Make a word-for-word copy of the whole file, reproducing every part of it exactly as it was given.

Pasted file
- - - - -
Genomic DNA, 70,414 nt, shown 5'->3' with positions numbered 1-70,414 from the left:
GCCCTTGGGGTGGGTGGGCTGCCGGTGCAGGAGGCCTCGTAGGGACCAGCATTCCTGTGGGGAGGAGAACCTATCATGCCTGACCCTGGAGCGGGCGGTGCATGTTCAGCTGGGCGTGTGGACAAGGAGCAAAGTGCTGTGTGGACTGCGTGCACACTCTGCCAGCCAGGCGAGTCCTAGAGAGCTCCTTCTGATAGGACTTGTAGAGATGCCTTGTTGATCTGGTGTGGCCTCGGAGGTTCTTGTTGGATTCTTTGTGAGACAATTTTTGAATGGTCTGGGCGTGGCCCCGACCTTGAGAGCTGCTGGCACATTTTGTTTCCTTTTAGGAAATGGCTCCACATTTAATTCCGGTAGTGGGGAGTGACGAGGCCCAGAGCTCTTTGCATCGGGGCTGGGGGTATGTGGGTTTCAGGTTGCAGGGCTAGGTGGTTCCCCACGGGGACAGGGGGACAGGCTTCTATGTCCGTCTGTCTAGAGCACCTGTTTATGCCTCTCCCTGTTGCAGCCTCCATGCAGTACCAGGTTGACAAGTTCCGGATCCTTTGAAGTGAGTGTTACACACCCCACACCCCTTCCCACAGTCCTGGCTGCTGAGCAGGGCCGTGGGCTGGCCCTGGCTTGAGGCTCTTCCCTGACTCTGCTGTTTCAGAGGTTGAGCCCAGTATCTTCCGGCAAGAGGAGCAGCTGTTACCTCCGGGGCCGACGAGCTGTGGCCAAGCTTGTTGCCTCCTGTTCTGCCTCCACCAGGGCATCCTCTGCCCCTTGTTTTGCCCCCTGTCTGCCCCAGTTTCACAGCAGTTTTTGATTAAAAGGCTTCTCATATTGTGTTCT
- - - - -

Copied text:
Genomic DNA, 70,414 nt, shown 5'->3' with positions numbered 1-70,414 from the left:
GCCCTTGGGGTGGGTGGGCTGCCGGTGCAGGAGGCCTCGTAGGGACCAGCATTCCTGTGGGGAGGAGAACCTATCATGCCTGACCCTGGAGCGGGCGGTGCATGTTCAGCTGGGCGTGTGGACAAGGAGCAAAGTGCTGTGTGGACTGCGTGCACACTCTGCCAGCCAGGCGAGTCCTAGAGAGCTCCTTCTGATAGGACTTGTAGAGATGCCTTGTTGATCTGGTGTGGCCTCGGAGGTTCTTGTTGGATTCTTTGTGAGACAATTTTTGAATGGTCTGGGCGTGGCCCCGACCTTGAGAGCTGCTGGCACATTTTGTTTCCTTTTAGGAAATGGCTCCACATTTAATTCCGGTAGTGGGGAGTGACGAGGCCCAGAGCTCTTTGCATCGGGGCTGGGGGTATGTGGGTTTCAGGTTGCAGGGCTAGGTGGTTCCCCACGGGGACAGGGGGACAGGCTTCTATGTCCGTCTGTCTAGAGCACCTGTTTATGCCTCTCCCTGTTGCAGCCTCCATGCAGTACCAGGTTGACAAGTTCCGGATCCTTTGAAGTGAGTGTTACACACCCCACACCCCTTCCCACAGTCCTGGCTGCTGAGCAGGGCCGTGGGCTGGCCCTGGCTTGAGGCTCTTCCCTGACTCTGCTGTTTCAGAGGTTGAGCCCAGTATCTTCCGGCAAGAGGAGCAGCTGTTACCTCCGGGGCCGACGAGCTGTGGCCAAGCTTGTTGCCTCCTGTTCTGCCTCCACCAGGGCATCCTCTGCCCCTTGTTTTGCCCCCTGTCTGCCCCAGTTTCACAGCAGTTTTTGATTAAAAGGCTTCTCATATTGTGTTCT